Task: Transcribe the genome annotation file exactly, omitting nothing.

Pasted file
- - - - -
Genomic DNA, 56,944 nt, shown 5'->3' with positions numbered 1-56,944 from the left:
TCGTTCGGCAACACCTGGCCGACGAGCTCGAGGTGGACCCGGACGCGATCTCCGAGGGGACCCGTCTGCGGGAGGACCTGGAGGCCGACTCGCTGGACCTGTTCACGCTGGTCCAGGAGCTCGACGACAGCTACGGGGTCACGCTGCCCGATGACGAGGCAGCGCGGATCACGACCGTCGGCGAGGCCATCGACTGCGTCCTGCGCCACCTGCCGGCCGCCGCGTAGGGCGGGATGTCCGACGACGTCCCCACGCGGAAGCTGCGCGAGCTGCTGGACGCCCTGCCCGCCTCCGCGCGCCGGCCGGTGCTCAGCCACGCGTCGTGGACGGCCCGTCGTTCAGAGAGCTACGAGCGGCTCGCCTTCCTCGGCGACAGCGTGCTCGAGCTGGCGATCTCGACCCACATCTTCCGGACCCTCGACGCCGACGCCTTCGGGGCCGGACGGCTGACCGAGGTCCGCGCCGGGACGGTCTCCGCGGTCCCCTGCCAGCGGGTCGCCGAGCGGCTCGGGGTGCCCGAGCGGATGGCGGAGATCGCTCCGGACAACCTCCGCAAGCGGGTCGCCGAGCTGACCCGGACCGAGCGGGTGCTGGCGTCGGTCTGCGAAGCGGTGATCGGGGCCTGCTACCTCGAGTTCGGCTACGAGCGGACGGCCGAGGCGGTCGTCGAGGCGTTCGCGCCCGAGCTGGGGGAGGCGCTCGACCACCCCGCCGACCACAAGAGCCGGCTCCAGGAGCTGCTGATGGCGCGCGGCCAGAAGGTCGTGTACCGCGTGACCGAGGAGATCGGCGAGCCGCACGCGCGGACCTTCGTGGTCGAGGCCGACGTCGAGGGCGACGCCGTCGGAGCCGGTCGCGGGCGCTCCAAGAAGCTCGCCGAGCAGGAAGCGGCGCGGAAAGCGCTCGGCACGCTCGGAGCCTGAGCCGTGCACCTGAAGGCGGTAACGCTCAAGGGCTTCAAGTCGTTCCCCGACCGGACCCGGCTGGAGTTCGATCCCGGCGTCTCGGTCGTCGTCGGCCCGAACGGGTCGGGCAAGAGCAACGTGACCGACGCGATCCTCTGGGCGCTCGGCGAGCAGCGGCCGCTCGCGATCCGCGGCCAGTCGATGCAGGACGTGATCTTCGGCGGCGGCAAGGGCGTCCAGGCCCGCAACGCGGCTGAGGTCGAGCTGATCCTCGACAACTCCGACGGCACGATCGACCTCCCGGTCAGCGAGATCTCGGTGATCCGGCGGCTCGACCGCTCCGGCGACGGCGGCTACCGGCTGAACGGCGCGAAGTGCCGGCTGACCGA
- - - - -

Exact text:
Genomic DNA, 56,944 nt, shown 5'->3' with positions numbered 1-56,944 from the left:
TCGTTCGGCAACACCTGGCCGACGAGCTCGAGGTGGACCCGGACGCGATCTCCGAGGGGACCCGTCTGCGGGAGGACCTGGAGGCCGACTCGCTGGACCTGTTCACGCTGGTCCAGGAGCTCGACGACAGCTACGGGGTCACGCTGCCCGATGACGAGGCAGCGCGGATCACGACCGTCGGCGAGGCCATCGACTGCGTCCTGCGCCACCTGCCGGCCGCCGCGTAGGGCGGGATGTCCGACGACGTCCCCACGCGGAAGCTGCGCGAGCTGCTGGACGCCCTGCCCGCCTCCGCGCGCCGGCCGGTGCTCAGCCACGCGTCGTGGACGGCCCGTCGTTCAGAGAGCTACGAGCGGCTCGCCTTCCTCGGCGACAGCGTGCTCGAGCTGGCGATCTCGACCCACATCTTCCGGACCCTCGACGCCGACGCCTTCGGGGCCGGACGGCTGACCGAGGTCCGCGCCGGGACGGTCTCCGCGGTCCCCTGCCAGCGGGTCGCCGAGCGGCTCGGGGTGCCCGAGCGGATGGCGGAGATCGCTCCGGACAACCTCCGCAAGCGGGTCGCCGAGCTGACCCGGACCGAGCGGGTGCTGGCGTCGGTCTGCGAAGCGGTGATCGGGGCCTGCTACCTCGAGTTCGGCTACGAGCGGACGGCCGAGGCGGTCGTCGAGGCGTTCGCGCCCGAGCTGGGGGAGGCGCTCGACCACCCCGCCGACCACAAGAGCCGGCTCCAGGAGCTGCTGATGGCGCGCGGCCAGAAGGTCGTGTACCGCGTGACCGAGGAGATCGGCGAGCCGCACGCGCGGACCTTCGTGGTCGAGGCCGACGTCGAGGGCGACGCCGTCGGAGCCGGTCGCGGGCGCTCCAAGAAGCTCGCCGAGCAGGAAGCGGCGCGGAAAGCGCTCGGCACGCTCGGAGCCTGAGCCGTGCACCTGAAGGCGGTAACGCTCAAGGGCTTCAAGTCGTTCCCCGACCGGACCCGGCTGGAGTTCGATCCCGGCGTCTCGGTCGTCGTCGGCCCGAACGGGTCGGGCAAGAGCAACGTGACCGACGCGATCCTCTGGGCGCTCGGCGAGCAGCGGCCGCTCGCGATCCGCGGCCAGTCGATGCAGGACGTGATCTTCGGCGGCGGCAAGGGCGTCCAGGCCCGCAACGCGGCTGAGGTCGAGCTGATCCTCGACAACTCCGACGGCACGATCGACCTCCCGGTCAGCGAGATCTCGGTGATCCGGCGGCTCGACCGCTCCGGCGACGGCGGCTACCGGCTGAACGGCGCGAAGTGCCGGCTGACCGA